Ethnic Social Isolation in Africa: the Case of Johannesburg Chinatown

While they add to economic vitality of their respective locales, Chinatowns also become a source of social isolation for their overwhelmingly foreign residents.

Ethnic Social Isolation in Africa: the Case of Johannesburg Chinatown
The views and opinions expressed in this article are those of the author(s) and not The African Exponent. Please email us with any questions.
Share this article
Linkedin share icon
Whatsapp share icon

Next From Your Saved Articles

Log in or create an account to add articles to your saved articles list.

Related Articles

The Prospects of a Renewed Ethiopian Civil War Going Global

Ethiopia is now in the midst of a civil war. The w…

Nov 21st
After COVID-19, Africans Should Consider Career Advancement in Japan and South Korea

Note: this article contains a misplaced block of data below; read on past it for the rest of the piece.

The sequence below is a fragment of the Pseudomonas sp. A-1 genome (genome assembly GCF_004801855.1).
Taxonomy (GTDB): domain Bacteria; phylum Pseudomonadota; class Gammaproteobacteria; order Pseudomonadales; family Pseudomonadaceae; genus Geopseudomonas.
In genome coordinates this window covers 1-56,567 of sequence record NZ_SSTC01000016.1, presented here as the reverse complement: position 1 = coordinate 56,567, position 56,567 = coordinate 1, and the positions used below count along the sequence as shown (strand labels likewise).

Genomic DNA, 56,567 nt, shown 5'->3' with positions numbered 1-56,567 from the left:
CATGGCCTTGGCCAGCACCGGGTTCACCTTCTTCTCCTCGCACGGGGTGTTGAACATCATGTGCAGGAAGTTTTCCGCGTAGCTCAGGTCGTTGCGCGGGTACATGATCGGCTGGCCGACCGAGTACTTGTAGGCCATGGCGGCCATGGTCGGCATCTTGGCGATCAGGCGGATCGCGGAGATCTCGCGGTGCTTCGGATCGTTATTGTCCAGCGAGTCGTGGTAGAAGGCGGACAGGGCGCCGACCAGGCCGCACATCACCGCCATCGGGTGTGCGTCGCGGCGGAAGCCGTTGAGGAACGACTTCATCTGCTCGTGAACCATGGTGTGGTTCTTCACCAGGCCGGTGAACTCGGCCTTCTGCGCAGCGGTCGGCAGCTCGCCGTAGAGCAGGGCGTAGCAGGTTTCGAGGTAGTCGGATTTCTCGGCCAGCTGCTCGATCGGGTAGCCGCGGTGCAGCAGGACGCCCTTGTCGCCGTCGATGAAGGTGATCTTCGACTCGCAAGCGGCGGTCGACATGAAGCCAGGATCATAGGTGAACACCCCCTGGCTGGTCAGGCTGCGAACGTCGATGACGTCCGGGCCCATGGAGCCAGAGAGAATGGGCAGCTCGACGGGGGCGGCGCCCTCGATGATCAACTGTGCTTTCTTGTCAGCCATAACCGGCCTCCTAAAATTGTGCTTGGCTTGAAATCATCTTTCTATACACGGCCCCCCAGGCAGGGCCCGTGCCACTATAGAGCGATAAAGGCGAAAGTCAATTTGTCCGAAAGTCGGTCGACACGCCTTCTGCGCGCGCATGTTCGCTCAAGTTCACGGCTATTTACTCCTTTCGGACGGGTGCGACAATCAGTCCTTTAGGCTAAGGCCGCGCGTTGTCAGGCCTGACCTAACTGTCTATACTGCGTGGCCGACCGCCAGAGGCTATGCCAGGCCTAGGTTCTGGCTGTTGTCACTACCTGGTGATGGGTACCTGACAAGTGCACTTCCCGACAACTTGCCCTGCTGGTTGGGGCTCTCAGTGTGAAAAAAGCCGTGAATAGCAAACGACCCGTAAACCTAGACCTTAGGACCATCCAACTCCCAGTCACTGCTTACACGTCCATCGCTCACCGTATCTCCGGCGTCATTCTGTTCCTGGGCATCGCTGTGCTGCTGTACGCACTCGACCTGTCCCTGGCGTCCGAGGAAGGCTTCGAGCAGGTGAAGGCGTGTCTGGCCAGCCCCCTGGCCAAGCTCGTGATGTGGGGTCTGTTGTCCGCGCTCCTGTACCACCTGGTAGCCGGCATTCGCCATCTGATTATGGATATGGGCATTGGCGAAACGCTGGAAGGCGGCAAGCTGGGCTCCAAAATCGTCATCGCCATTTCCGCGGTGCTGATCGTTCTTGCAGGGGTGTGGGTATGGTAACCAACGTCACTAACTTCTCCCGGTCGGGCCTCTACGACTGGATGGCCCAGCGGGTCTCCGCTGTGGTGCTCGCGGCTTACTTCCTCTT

Japan and South Korea have come out of the COVID-1…

Jul 25th
A View from Rural Africa: Why the "Difficulties" of Social Distancing is a "First World Problem"

Westerners complaining about social distancing pre…

Apr 18th
Who is PLO Lumumba? We Unravel This Pan-Africanist

The politics of Afro-pessimism and Afro-optimism d…

Oct 23rd
Stop Blaming China for Debt Diplomacy, Blame African Governments

African governments need to do proper feasibility …

Oct 22nd

More Articles

Chima Igbokwe shares insights about his latest inn…

Jan 5th

Four Ghanaians in America briefly share their expe…

Dec 15th

African universities churn out more graduates than…

Dec 12th

On December 7 2020, millions of Ghanaians cast the…

Dec 9th

Ethiopia is now in the midst of a civil war. The w…

Nov 21st